At the sound of her name, the girl took off like a shot, darting past Barabelle and Sirius, her robes billowing. After watching Bellatrix sprint her way up to the castle gates, Barabelle turned to Sirius, her eyebrows arched.

“What was that all about?” she asked, searching her comrade’s face for an explanation of the bizarre charade they had just witnessed.

“I’ll tell you later,” he offered, his expression pained as he took her arm and lead her up the pathway. Although she was certainly unsatisfied with his feeble reply, Barabelle decided against pushing him for details until they were safely within the walls of Hogwarts School of Witchcraft and Wizardry.


Later that night, four newly named Gryffindors shuffled into their common room, faces aglow with excitement and pride. Barabelle could not believe her good fortune at being sorted into the same house as her new friends, especially when she sneaked a glance at the Slytherin table, home to many of her relatives including Conan and his slavishly adoring girlfriend, Patricia.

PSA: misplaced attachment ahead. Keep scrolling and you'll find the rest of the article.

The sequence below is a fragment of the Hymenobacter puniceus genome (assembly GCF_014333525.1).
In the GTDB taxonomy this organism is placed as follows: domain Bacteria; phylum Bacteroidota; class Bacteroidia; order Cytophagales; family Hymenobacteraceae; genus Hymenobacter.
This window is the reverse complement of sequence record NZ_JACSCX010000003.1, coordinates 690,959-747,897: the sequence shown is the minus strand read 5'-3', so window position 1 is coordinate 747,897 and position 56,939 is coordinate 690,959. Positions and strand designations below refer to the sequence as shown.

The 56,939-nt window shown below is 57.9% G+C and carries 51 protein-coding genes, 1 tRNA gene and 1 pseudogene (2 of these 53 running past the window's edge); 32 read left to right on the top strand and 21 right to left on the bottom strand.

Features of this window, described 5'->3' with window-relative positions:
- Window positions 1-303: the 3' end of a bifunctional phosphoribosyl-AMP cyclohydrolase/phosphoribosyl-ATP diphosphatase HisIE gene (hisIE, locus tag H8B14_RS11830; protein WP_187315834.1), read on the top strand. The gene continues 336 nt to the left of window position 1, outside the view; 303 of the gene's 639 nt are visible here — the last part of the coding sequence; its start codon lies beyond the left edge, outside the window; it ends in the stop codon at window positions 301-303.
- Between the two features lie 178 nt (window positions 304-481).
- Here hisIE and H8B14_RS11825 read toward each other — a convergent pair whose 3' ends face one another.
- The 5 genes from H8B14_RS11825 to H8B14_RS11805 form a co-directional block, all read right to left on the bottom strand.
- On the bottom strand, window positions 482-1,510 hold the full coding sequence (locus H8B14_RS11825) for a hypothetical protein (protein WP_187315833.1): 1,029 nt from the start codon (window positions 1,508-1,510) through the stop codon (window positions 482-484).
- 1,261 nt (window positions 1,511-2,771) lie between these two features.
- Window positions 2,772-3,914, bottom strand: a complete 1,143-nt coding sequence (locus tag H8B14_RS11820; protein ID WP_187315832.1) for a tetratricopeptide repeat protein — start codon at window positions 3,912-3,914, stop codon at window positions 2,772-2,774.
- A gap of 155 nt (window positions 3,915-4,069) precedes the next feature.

For all of her previous bravado, she could not help but breathe a sigh of relief when her name was called as Barabelle Smallwick and not the name she shared with many of Hogwarts’ most malicious bullies and cheats.

Throwing themselves on a monstrously large couch in front of the fire, the quartet chatted and laughed as they took in their surroundings, admiring the common room with a wide-eyed eagerness reserved for first years. James and Sirius busily discussed alcoves and broom closets ideal for mischief making, even stopping at times to whip out parchment and quills to map out elaborate plans (all of which Barabelle was very much looking forward to seeing in action). Remus looked on good naturedly, offering advice on the most bizarre spells and incantations for James’ and Sirius’ schemes and taking out his dog-eared Transformation book for reference.